The Danger of Isolation

By Hannah Lee

Students of Chinese history know that a cultural giant that dominated Asia and termed itself, the Middle Kingdom, closed up its borders to foreigners during the Ming dynasty.  The Emperor Wu forbade all trade with the “barbarian” world.  The Great Wall was completed to stop invasion from the north; its sheer size makes it the only man-made structure visible from the moon.  After the year 1424, seafaring expeditions were forbidden, so China lost its prowess on the seas while European countries rose uncontested.

Japan endured its own isolationist policy under the Tokugawa shogunate from 1633–39 and remained in effect until 1853.  It attempted to keep abreast of Western technology by studying medical and other texts in the Dutch language on the small artificial island of Dejima in the bay of Nagasaki, built to confine foreign traders.

The United States had its own sad history of isolationist policies during the 1920s and 1930s as well as the tragic and cruel imprisonment of citizens of Japanese, Italian, and German descent during World War II.  [Note: check out The Train to Crystal City: FDR's Secret Prisoner Exchange Program and America's Only Family Internment Camp During World War II, by Jan Jarboe Russell.]

What we’re witnessing is a massive global migration of desperate people, fleeing violent conflict and societal upheaval.  Why are Americans talking about building walls across our northern and southern borders?  What a waste of governmental funds!  We’re a nation of immigrants that has benefitted enormously from their contributions in all sectors of society.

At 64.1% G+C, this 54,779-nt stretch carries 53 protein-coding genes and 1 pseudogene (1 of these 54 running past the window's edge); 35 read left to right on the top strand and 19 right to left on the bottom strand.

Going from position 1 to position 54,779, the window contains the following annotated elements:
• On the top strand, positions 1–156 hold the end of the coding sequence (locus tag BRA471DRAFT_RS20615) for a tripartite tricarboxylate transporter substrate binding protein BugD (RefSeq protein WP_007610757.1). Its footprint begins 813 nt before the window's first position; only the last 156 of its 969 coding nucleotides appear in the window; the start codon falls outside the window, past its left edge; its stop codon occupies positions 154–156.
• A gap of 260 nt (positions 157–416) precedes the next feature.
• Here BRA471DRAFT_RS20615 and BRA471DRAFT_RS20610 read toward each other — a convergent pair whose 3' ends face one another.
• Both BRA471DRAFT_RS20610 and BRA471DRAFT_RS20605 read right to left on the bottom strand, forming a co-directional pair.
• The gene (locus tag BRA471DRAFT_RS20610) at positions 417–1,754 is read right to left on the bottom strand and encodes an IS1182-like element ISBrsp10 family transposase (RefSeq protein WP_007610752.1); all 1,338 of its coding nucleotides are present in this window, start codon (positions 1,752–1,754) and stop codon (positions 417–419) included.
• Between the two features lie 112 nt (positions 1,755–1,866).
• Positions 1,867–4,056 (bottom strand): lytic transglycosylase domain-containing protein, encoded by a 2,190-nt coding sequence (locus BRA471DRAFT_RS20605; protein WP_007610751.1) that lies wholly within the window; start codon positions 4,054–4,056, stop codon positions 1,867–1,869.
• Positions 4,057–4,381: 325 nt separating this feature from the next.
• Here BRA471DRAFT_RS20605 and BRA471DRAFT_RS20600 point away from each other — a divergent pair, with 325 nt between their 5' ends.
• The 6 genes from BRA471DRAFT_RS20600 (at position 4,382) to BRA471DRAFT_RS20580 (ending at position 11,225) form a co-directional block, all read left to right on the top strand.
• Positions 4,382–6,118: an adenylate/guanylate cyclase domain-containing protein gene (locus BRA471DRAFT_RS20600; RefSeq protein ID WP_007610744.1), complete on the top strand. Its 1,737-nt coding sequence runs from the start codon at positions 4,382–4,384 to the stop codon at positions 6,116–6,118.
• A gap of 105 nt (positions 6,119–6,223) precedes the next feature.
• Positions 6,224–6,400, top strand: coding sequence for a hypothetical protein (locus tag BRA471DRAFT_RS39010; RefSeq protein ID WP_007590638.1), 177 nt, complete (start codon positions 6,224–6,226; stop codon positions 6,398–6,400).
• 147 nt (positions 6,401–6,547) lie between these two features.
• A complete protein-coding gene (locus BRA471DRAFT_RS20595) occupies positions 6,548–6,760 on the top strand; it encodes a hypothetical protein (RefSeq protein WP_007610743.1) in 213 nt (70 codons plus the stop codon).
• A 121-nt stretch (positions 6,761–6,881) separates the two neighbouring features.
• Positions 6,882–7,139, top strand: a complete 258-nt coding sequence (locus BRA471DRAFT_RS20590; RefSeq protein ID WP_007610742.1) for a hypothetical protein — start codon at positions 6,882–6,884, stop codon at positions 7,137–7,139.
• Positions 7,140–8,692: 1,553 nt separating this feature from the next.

Last night, HIAS welcomed its first Syrian refugee family to the Philadelphia area.  This family had been waiting for four years to come to the United States.  The State Department has enacted additional guidelines for the Syrians, refusing entrance to anyone from the refugee camps, citing concern for militarization there, and with extra security precautions.

We are separated from the Middle East by the Atlantic Ocean, so we are not be in the footpaths of the desperate people.  Why not channel our concern about this crisis in helping the refugees and asylum seekers in our midst with: American acculturation, after-school homework help, mentoring the college-bound teens, and/or preparation for naturalization exams.  We are privileged to show the new arrivals the American way, the democratic way to religious freedom.  We owe this to ourselves and our ancestors, the first immigrants to this country.